EIB attaches high importance to small and medium-sized enterprises

EIB attaches high importance to small and medium-sized enterprises

  •  Release date: 14 May 2013
  •  Reference: 2013-063-EN

The European Investment Bank (EIB) attaches the highest importance to supporting small and medium-sized enterprises in order to promote growth and jobs in Europe. The President of the EIB, Werner Hoyer, stated during the annual meeting of the EIB’s Board of Governors in Brussels: “The EIB sees its support for small and medium-sized businesses in the current economic climate as a number one priority.” Following the EIB’s paid-in capital increase of EUR 10 billion last year, the EU bank will lend an additional EUR 15 billion to SMEs during 2013 to 2015.

The EIB is also open to exploring new financing tools to help alleviate the financial constraints on SMEs. The EIB, the European Commission and the European Central Bank (ECB) have been discussing how to strengthen the credit supply for SMEs, in particular in Europe’s peripheral countries. The talks are at an early stage. President Hoyer emphasised during the Board of Governors’ meeting that securitisation could be a useful tool to revive SME lending, but stressed that prudence was needed, “bearing in mind the experience of the subprime crisis.”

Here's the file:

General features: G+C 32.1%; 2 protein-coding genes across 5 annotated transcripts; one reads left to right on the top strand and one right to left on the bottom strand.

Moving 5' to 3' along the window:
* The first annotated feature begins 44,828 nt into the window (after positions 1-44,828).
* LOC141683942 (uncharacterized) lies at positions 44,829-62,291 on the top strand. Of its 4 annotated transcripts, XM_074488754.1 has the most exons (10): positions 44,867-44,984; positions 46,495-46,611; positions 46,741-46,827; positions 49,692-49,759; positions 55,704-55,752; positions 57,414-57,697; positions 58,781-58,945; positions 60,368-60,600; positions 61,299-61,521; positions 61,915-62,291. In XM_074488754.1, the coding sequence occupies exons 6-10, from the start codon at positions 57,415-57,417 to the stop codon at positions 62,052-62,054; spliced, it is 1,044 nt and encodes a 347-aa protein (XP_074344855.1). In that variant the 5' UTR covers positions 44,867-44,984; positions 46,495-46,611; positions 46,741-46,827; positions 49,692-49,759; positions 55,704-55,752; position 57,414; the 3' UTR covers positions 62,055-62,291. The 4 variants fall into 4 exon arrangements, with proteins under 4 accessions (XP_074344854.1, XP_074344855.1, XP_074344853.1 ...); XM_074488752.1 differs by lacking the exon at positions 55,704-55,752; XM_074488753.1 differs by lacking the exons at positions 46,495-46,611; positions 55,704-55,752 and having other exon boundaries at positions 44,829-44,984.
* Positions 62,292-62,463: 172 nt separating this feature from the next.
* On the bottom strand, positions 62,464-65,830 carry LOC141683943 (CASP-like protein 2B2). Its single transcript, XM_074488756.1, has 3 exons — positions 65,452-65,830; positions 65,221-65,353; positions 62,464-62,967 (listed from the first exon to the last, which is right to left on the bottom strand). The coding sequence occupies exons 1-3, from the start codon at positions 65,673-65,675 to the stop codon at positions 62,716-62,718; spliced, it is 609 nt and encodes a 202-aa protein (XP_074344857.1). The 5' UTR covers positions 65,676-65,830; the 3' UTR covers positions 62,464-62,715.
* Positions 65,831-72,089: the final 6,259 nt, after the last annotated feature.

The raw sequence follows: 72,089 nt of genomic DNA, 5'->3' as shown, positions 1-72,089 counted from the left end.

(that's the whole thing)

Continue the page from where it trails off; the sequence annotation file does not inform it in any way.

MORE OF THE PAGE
He said that the EIB would keep up its efforts to alleviate the financial constraints on businesses in the most effective way. In Greece, for example, the EIB is setting up a Guarantee Fund dedicated to EIB lending in favour of SMEs, structured on a portfolio first-loss basis. The Bank has also approved its first-ever trade finance facility of EUR 500 million, to support a trade volume of EUR 1.5 billion. In Portugal, the EIB signed last November an innovative Portfolio State Guarantee providing for a lending envelope of up to EUR 6 billion over the next few years. Furthermore, in the light of the challenging market conditions, the EIB is considering increasing the number of EIB-supported companies by extending the range of its banking partners where possible.

The EIB President also addressed the growing problem of youth unemployment in Europe. He emphasised that the EIB would “do its utmost” to help improve the situation. One option for the EIB could be to link favourable loan conditions to the creation of new jobs for unemployed young people. The Bank has already gained experience in financing vocational training schemes at EU level, pan-European student loan programmes and the modernisation of educational facilities itself.  President Hoyer stated that the EIB stands ready “to do even more”.

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